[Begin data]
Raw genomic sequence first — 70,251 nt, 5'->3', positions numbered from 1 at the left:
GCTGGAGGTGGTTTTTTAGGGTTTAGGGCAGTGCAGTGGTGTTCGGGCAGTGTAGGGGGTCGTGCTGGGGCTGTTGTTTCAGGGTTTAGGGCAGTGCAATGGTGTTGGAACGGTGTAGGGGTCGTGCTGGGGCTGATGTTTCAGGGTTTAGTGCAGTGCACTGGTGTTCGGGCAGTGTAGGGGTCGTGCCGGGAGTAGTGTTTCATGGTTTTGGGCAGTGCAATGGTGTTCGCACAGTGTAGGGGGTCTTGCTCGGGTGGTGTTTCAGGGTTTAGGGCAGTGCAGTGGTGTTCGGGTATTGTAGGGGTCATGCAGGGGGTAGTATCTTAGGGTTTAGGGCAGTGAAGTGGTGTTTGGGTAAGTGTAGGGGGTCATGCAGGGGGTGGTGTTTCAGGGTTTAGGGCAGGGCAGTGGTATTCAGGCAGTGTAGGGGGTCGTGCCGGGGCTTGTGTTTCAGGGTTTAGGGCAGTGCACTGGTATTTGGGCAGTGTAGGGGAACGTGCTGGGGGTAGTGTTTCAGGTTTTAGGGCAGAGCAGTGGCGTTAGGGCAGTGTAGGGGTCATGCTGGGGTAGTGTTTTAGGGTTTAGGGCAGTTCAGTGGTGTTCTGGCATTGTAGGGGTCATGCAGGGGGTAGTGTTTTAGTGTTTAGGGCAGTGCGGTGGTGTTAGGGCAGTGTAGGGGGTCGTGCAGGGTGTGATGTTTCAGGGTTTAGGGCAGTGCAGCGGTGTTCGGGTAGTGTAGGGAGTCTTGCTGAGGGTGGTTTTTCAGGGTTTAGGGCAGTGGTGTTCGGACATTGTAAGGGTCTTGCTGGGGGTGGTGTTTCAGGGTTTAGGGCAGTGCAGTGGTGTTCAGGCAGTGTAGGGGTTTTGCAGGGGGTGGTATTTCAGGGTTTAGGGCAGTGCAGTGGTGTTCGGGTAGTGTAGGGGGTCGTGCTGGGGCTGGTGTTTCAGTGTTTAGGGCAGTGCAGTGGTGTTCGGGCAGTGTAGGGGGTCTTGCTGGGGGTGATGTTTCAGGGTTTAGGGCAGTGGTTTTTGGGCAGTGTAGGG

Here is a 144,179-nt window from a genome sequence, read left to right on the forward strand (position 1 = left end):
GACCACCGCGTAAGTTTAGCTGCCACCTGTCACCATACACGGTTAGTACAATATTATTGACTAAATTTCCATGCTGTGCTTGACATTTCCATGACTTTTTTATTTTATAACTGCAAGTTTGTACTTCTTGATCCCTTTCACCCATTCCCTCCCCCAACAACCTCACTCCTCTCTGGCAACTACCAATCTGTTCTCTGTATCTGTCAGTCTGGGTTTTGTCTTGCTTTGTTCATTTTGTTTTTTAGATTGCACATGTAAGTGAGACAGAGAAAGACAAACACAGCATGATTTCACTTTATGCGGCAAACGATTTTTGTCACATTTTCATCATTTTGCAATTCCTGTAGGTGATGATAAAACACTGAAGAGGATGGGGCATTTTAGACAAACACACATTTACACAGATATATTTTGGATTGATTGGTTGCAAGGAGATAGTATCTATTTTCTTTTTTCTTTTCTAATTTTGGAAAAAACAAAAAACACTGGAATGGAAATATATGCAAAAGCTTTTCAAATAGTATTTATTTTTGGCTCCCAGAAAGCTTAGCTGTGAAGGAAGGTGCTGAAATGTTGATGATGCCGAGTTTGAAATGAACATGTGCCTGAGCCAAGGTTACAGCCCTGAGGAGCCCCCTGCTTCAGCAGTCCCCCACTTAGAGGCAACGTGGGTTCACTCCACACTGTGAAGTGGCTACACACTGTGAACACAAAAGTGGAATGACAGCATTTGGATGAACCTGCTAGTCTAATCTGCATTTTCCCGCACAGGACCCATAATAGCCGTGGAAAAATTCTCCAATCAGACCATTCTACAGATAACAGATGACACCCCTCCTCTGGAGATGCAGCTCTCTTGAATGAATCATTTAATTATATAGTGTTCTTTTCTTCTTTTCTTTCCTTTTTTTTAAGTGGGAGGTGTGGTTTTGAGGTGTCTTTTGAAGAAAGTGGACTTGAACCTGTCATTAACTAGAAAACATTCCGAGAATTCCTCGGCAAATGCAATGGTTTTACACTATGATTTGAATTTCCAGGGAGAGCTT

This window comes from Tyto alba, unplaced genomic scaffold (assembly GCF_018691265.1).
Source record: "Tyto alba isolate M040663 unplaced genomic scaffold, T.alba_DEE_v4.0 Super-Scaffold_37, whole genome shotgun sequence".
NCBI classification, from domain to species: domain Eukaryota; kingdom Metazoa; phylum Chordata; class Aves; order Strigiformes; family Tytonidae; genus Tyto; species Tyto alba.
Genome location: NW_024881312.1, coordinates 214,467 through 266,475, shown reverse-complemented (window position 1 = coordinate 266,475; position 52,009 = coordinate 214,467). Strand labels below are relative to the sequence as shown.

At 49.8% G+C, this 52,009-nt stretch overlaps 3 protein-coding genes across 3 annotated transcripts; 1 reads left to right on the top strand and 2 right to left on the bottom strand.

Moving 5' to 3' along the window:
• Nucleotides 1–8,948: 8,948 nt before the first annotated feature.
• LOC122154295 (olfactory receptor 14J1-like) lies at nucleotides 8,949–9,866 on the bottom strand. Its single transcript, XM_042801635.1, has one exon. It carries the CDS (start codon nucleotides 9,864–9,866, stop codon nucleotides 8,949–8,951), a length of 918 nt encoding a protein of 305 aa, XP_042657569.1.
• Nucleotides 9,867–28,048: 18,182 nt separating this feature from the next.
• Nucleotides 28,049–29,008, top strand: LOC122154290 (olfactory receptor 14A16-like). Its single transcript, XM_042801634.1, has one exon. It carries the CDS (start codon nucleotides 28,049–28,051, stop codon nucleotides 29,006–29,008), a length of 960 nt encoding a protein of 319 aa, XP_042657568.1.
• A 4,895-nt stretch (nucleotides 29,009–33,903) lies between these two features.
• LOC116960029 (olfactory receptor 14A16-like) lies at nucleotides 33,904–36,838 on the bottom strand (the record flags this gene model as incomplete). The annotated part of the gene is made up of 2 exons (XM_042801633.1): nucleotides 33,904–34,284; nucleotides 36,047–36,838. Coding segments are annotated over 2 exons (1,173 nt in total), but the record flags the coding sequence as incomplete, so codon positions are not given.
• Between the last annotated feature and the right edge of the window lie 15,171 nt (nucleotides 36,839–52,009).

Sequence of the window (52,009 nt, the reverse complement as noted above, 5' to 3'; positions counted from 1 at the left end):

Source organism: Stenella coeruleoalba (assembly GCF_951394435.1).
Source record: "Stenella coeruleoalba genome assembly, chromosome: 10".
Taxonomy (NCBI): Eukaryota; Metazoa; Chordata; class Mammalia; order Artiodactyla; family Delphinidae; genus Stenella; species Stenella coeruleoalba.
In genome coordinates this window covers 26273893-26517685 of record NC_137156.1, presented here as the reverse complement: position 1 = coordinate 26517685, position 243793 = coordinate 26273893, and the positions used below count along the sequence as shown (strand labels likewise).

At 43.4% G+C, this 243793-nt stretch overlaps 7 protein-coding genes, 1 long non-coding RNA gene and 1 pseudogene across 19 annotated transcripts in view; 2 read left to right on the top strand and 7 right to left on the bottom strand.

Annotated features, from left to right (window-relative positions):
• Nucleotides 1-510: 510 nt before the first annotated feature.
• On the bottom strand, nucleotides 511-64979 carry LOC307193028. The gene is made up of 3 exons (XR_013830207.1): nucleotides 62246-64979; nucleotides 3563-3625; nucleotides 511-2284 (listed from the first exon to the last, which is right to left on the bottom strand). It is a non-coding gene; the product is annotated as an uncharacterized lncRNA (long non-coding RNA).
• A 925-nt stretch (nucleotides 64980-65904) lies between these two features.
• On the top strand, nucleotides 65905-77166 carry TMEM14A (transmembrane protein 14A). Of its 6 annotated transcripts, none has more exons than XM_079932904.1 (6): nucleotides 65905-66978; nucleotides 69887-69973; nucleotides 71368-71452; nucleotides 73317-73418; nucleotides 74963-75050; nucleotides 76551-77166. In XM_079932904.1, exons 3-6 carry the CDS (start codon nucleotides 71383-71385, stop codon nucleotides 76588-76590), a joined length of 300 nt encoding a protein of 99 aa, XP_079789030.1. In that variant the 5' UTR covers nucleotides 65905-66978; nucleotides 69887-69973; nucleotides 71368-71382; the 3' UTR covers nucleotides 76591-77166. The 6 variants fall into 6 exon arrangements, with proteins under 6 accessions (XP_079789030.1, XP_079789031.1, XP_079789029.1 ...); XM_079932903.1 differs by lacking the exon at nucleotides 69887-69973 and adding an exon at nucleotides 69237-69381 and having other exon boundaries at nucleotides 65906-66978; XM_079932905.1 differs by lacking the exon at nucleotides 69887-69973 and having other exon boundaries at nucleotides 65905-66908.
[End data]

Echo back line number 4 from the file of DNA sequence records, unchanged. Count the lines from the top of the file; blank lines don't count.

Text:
GACCACCGCGTAAGTTTAGCTGCCACCTGTCACCATACACGGTTAGTACAATATTATTGACTAAATTTCCATGCTGTGCTTGACATTTCCATGACTTTTTTATTTTATAACTGCAAGTTTGTACTTCTTGATCCCTTTCACCCATTCCCTCCCCCAACAACCTCACTCCTCTCTGGCAACTACCAATCTGTTCTCTGTATCTGTCAGTCTGGGTTTTGTCTTGCTTTGTTCATTTTGTTTTTTAGATTGCACATGTAAGTGAGACAGAGAAAGACAAACACAGCATGATTTCACTTTATGCGGCAAACGATTTTTGTCACATTTTCATCATTTTGCAATTCCTGTAGGTGATGATAAAACACTGAAGAGGATGGGGCATTTTAGACAAACACACATTTACACAGATATATTTTGGATTGATTGGTTGCAAGGAGATAGTATCTATTTTCTTTTTTCTTTTCTAATTTTGGAAAAAACAAAAAACACTGGAATGGAAATATATGCAAAAGCTTTTCAAATAGTATTTATTTTTGGCTCCCAGAAAGCTTAGCTGTGAAGGAAGGTGCTGAAATGTTGATGATGCCGAGTTTGAAATGAACATGTGCCTGAGCCAAGGTTACAGCCCTGAGGAGCCCCCTGCTTCAGCAGTCCCCCACTTAGAGGCAACGTGGGTTCACTCCACACTGTGAAGTGGCTACACACTGTGAACACAAAAGTGGAATGACAGCATTTGGATGAACCTGCTAGTCTAATCTGCATTTTCCCGCACAGGACCCATAATAGCCGTGGAAAAATTCTCCAATCAGACCATTCTACAGATAACAGATGACACCCCTCCTCTGGAGATGCAGCTCTCTTGAATGAATCATTTAATTATATAGTGTTCTTTTCTTCTTTTCTTTCCTTTTTTTTAAGTGGGAGGTGTGGTTTTGAGGTGTCTTTTGAAGAAAGTGGACTTGAACCTGTCATTAACTAGAAAACATTCCGAGAATTCCTCGGCAAATGCAATGGTTTTACACTATGATTTGAATTTCCAGGGAGAGCTT